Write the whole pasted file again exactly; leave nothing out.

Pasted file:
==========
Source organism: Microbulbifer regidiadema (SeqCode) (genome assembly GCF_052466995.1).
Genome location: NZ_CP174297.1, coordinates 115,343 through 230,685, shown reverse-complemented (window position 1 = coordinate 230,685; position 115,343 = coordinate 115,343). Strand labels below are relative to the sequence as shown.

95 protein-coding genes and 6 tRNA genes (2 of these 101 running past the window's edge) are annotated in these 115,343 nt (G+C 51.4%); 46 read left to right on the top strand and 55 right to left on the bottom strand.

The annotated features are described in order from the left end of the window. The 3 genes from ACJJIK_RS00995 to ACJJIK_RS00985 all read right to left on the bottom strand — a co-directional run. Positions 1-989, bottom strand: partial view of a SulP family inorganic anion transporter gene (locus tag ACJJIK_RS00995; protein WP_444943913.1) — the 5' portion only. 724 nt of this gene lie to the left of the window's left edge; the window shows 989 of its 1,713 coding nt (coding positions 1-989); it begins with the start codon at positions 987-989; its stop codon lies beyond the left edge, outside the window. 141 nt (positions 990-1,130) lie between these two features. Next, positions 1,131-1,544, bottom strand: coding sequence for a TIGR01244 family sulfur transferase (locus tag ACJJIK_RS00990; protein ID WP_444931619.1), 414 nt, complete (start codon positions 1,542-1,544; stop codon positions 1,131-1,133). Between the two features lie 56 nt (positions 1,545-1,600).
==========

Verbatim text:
Source organism: Microbulbifer regidiadema (SeqCode) (genome assembly GCF_052466995.1).
Genome location: NZ_CP174297.1, coordinates 115,343 through 230,685, shown reverse-complemented (window position 1 = coordinate 230,685; position 115,343 = coordinate 115,343). Strand labels below are relative to the sequence as shown.

95 protein-coding genes and 6 tRNA genes (2 of these 101 running past the window's edge) are annotated in these 115,343 nt (G+C 51.4%); 46 read left to right on the top strand and 55 right to left on the bottom strand.

The annotated features are described in order from the left end of the window. The 3 genes from ACJJIK_RS00995 to ACJJIK_RS00985 all read right to left on the bottom strand — a co-directional run. Positions 1-989, bottom strand: partial view of a SulP family inorganic anion transporter gene (locus tag ACJJIK_RS00995; protein WP_444943913.1) — the 5' portion only. 724 nt of this gene lie to the left of the window's left edge; the window shows 989 of its 1,713 coding nt (coding positions 1-989); it begins with the start codon at positions 987-989; its stop codon lies beyond the left edge, outside the window. 141 nt (positions 990-1,130) lie between these two features. Next, positions 1,131-1,544, bottom strand: coding sequence for a TIGR01244 family sulfur transferase (locus tag ACJJIK_RS00990; protein ID WP_444931619.1), 414 nt, complete (start codon positions 1,542-1,544; stop codon positions 1,131-1,133). Between the two features lie 56 nt (positions 1,545-1,600).